POLLS: Smaller parties losing out to the ANC, DA and EFF

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21 July 2016 - In week seven of the eNCA polls, one percent of people questioned, said they would vote for the smaller parties.

* For your full guide to the 2016 municipal elections, click here.

JOHANNESBURG - This week’s eNCA poll shows the smaller parties losing ground as voters shift from them to the three biggest players: the African National Congress (ANC), the Democratic Alliance (DA) and the Economic Freedom Fighters (EFF).

This trend has affected Congress of the People (Cope), the Inkatha Freedom Party (IFP), the United Democratic Movement (UDM) and the African Christian Democratic Party (ACDP), among others. Together all these smaller parties only make up an average of 2.4 percent, which has decreased in recent weeks from about 2.9 percent.



The polls show the DA holding its lead in all three of the most-contested cities ahead of the 3 August local government vote.

Click below to filter eNCA poll results according to age, race and income demographics in the three metros:

The party remains strongly ahead of the ANC in Tshwane and Nelson Mandela Bay, while in Johannesburg the two parties are still running neck and neck.

In Tshwane, DA support moved marginally from 39 percent to 40 percent this week, while the ANC dipped marginally from 25 percent to 23 percent.

Even with 14 percent undecided, the DA’s strong lead makes it likely to emerge the biggest party in the city. However it is the EFF, which held steady at 13 percent, which holds the balance of power and will probably determine who is mayor.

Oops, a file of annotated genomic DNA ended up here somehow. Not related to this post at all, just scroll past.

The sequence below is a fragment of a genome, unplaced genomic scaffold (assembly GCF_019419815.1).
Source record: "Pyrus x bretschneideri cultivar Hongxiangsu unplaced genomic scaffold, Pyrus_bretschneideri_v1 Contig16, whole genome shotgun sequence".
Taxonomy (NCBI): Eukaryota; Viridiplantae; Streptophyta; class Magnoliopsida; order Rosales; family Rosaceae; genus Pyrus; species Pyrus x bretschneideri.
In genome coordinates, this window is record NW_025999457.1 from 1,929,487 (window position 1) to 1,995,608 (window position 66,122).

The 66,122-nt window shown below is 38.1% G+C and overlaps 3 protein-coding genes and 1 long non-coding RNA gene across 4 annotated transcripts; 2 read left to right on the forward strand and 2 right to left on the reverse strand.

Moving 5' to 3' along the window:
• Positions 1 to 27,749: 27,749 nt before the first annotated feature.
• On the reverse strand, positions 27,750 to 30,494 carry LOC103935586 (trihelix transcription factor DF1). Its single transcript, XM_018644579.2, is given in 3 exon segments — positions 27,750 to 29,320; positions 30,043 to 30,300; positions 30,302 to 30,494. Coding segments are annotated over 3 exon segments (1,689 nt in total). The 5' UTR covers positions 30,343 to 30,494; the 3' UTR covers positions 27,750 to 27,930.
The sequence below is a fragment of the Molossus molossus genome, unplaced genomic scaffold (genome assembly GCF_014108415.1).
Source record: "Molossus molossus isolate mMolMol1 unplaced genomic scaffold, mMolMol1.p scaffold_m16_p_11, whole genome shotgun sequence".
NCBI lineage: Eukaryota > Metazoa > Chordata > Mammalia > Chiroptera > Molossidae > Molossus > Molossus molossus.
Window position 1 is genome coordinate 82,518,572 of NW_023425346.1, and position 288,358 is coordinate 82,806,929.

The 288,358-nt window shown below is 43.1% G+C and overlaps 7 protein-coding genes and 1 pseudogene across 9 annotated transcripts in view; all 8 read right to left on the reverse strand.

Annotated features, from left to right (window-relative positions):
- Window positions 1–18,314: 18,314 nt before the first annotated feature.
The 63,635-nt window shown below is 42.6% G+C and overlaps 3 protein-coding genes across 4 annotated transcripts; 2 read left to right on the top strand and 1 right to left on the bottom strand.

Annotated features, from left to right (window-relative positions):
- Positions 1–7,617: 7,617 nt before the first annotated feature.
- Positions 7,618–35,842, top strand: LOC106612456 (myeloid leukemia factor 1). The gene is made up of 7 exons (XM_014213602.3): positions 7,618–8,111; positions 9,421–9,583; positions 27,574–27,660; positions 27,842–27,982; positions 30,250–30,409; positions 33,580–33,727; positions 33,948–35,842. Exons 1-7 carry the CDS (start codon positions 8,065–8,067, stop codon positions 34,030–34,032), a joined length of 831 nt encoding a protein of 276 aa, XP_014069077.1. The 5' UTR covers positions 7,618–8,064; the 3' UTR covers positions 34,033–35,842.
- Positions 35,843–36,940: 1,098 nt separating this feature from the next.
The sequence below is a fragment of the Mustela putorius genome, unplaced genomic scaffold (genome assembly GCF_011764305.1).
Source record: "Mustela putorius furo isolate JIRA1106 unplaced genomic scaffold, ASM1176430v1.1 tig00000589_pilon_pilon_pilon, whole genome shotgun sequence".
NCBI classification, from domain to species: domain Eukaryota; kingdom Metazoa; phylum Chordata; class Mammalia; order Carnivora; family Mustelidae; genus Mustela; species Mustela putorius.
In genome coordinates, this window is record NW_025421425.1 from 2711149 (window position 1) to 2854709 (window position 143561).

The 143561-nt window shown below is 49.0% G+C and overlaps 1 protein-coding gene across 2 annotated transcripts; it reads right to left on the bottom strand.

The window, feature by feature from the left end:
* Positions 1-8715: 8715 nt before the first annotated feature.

In Nelson Mandela Bay, the DA remained at 42 percent while ANC support shifted slightly from 27 to 28 percent.

The 16 percent undecided voters seem insufficient to swing things the ANC way. If the DA does not get a majority, then the EFF, which is at 6 percent in this city, will again hold the casting vote for control.



In Johannesburg there’s only 5 percentage points between the DA (36 percent) and the ANC (unchanged at 31 percent) and neither are likely to get a majority.

This leaves things in the hands of the respondents who say they are undecided (14 percent) and the EFF, who remain at 9 percent

* Important points to consider about this poll:

A total of 2,500 panel members were recruited and every week 1,500 of them are contacted for a 5-minute telephonic interview. The results are representative of the opinions in each metropolitan area and are weighted and projected to reflect the views of the eligible voters in each area.

These results should be evaluated within the margin of error determined by sample size, response rate and sampling methodology used.

The margin of error for the results of the city of Johannesburg is between 1.2 percent and 2.8 percent; for the City of Tshwane it is between 1.6 percent and 3.7 percent and for Nelson Mandela Bay between 2.5 percent and 5.7 percent.

Click on the links below for more results:

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